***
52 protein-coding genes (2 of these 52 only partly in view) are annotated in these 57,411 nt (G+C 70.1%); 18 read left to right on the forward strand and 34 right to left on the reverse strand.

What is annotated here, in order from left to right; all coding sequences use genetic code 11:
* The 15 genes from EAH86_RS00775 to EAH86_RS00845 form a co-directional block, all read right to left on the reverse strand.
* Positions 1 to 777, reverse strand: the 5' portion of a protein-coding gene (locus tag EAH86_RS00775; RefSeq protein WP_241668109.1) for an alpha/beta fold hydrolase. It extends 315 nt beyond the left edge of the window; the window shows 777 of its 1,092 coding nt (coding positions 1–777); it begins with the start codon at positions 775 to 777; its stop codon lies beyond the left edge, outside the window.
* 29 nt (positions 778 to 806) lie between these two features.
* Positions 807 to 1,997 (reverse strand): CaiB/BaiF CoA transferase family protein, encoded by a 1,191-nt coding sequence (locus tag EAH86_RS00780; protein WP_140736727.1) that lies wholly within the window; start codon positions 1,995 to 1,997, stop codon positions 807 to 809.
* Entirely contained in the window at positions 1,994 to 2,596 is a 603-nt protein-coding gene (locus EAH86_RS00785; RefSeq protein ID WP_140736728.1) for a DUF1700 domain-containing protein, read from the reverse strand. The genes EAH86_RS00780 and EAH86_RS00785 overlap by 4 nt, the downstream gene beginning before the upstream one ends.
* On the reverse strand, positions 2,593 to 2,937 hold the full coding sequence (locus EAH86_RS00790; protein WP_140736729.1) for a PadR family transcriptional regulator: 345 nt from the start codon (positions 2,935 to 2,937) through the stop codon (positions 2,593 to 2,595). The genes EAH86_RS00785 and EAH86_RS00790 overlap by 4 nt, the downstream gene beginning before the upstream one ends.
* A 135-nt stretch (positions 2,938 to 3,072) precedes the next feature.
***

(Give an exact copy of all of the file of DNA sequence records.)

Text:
52 protein-coding genes (2 of these 52 only partly in view) are annotated in these 57,411 nt (G+C 70.1%); 18 read left to right on the forward strand and 34 right to left on the reverse strand.

What is annotated here, in order from left to right; all coding sequences use genetic code 11:
* The 15 genes from EAH86_RS00775 to EAH86_RS00845 form a co-directional block, all read right to left on the reverse strand.
* Positions 1 to 777, reverse strand: the 5' portion of a protein-coding gene (locus tag EAH86_RS00775; RefSeq protein WP_241668109.1) for an alpha/beta fold hydrolase. It extends 315 nt beyond the left edge of the window; the window shows 777 of its 1,092 coding nt (coding positions 1–777); it begins with the start codon at positions 775 to 777; its stop codon lies beyond the left edge, outside the window.
* 29 nt (positions 778 to 806) lie between these two features.
* Positions 807 to 1,997 (reverse strand): CaiB/BaiF CoA transferase family protein, encoded by a 1,191-nt coding sequence (locus tag EAH86_RS00780; protein WP_140736727.1) that lies wholly within the window; start codon positions 1,995 to 1,997, stop codon positions 807 to 809.
* Entirely contained in the window at positions 1,994 to 2,596 is a 603-nt protein-coding gene (locus EAH86_RS00785; RefSeq protein ID WP_140736728.1) for a DUF1700 domain-containing protein, read from the reverse strand. The genes EAH86_RS00780 and EAH86_RS00785 overlap by 4 nt, the downstream gene beginning before the upstream one ends.
* On the reverse strand, positions 2,593 to 2,937 hold the full coding sequence (locus EAH86_RS00790; protein WP_140736729.1) for a PadR family transcriptional regulator: 345 nt from the start codon (positions 2,935 to 2,937) through the stop codon (positions 2,593 to 2,595). The genes EAH86_RS00785 and EAH86_RS00790 overlap by 4 nt, the downstream gene beginning before the upstream one ends.
* A 135-nt stretch (positions 2,938 to 3,072) precedes the next feature.